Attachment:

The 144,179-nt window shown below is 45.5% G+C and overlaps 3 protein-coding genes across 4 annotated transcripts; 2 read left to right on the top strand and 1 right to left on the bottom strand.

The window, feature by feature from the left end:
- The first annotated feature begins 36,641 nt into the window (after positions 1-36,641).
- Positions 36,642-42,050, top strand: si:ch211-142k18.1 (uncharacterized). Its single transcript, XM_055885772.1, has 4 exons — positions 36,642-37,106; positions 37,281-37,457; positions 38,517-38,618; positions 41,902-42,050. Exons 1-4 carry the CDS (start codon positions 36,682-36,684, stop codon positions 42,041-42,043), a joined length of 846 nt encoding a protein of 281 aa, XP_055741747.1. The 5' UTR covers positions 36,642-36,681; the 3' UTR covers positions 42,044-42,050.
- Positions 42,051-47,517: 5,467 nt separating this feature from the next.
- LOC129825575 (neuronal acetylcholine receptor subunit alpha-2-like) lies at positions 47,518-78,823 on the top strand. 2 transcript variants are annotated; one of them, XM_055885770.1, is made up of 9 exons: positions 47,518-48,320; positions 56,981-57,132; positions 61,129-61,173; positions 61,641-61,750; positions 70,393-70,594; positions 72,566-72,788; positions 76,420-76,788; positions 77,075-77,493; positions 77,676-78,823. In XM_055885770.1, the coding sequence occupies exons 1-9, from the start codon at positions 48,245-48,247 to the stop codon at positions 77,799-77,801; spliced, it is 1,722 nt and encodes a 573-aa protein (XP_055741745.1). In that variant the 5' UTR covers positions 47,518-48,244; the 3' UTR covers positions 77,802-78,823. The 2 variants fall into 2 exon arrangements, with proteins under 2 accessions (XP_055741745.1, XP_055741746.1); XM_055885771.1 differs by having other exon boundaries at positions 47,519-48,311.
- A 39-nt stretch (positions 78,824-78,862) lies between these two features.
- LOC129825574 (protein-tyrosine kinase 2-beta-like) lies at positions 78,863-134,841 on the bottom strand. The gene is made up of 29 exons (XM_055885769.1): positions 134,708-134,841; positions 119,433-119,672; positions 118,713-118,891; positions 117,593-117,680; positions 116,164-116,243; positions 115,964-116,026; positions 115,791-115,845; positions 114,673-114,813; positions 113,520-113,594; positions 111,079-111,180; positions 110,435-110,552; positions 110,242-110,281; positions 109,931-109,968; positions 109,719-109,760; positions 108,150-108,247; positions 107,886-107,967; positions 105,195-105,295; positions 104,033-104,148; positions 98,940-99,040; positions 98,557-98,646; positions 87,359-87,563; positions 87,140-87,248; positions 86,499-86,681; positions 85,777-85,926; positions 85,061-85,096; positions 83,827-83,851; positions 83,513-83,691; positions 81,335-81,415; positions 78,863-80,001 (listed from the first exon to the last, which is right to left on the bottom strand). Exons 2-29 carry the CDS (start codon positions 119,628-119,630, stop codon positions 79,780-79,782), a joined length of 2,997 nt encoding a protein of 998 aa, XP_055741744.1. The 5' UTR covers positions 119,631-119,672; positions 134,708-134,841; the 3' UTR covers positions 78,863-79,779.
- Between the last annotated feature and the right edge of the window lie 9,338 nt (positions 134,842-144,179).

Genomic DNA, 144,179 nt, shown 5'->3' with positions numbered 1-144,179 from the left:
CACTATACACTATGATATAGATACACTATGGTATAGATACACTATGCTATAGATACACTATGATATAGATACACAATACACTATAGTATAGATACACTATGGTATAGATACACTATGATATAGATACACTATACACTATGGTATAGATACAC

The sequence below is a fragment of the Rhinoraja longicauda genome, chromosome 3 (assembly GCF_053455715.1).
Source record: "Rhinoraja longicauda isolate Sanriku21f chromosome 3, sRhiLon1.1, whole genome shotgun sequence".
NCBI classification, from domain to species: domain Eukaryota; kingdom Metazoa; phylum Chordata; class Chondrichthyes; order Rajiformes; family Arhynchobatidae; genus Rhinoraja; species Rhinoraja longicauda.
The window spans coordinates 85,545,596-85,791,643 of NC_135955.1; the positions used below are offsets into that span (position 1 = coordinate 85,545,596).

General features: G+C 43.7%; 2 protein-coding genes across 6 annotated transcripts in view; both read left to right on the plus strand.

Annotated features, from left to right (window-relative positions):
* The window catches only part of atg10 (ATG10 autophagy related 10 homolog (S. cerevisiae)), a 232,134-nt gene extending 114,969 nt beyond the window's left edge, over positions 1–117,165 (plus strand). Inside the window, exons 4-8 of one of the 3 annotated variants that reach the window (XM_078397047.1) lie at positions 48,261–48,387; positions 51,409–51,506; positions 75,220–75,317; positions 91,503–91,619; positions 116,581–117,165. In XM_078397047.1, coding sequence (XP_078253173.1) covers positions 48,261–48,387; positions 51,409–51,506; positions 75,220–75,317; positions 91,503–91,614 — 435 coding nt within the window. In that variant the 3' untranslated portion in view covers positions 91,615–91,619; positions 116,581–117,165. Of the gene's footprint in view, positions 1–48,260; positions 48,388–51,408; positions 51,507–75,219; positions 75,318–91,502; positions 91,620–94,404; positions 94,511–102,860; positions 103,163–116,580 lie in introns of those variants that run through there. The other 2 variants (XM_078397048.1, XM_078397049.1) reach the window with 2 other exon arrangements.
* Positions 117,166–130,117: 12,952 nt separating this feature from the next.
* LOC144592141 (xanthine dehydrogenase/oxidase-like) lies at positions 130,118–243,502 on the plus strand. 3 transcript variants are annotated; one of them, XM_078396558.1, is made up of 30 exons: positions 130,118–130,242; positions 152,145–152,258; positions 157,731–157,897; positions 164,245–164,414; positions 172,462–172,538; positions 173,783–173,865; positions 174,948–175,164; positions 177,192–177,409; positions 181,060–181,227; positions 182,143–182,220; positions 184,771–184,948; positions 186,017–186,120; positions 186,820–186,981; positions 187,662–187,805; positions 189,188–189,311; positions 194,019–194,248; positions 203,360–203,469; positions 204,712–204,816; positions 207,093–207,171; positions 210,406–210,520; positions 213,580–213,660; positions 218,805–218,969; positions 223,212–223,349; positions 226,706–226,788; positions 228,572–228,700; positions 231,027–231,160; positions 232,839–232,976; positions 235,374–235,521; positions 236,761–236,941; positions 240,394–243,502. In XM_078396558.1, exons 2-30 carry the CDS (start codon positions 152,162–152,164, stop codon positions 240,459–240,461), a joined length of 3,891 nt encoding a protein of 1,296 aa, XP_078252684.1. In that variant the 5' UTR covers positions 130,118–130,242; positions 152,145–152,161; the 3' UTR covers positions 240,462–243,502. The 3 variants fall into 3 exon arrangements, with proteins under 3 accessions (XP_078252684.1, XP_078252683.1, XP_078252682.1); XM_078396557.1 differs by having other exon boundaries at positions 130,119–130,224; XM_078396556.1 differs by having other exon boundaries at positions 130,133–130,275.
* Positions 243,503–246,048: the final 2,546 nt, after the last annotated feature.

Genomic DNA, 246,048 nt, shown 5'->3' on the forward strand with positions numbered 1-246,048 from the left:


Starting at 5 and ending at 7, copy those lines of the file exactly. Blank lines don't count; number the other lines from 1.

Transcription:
- Positions 42,051-47,517: 5,467 nt separating this feature from the next.
- LOC129825575 (neuronal acetylcholine receptor subunit alpha-2-like) lies at positions 47,518-78,823 on the top strand. 2 transcript variants are annotated; one of them, XM_055885770.1, is made up of 9 exons: positions 47,518-48,320; positions 56,981-57,132; positions 61,129-61,173; positions 61,641-61,750; positions 70,393-70,594; positions 72,566-72,788; positions 76,420-76,788; positions 77,075-77,493; positions 77,676-78,823. In XM_055885770.1, the coding sequence occupies exons 1-9, from the start codon at positions 48,245-48,247 to the stop codon at positions 77,799-77,801; spliced, it is 1,722 nt and encodes a 573-aa protein (XP_055741745.1). In that variant the 5' UTR covers positions 47,518-48,244; the 3' UTR covers positions 77,802-78,823. The 2 variants fall into 2 exon arrangements, with proteins under 2 accessions (XP_055741745.1, XP_055741746.1); XM_055885771.1 differs by having other exon boundaries at positions 47,519-48,311.
- A 39-nt stretch (positions 78,824-78,862) lies between these two features.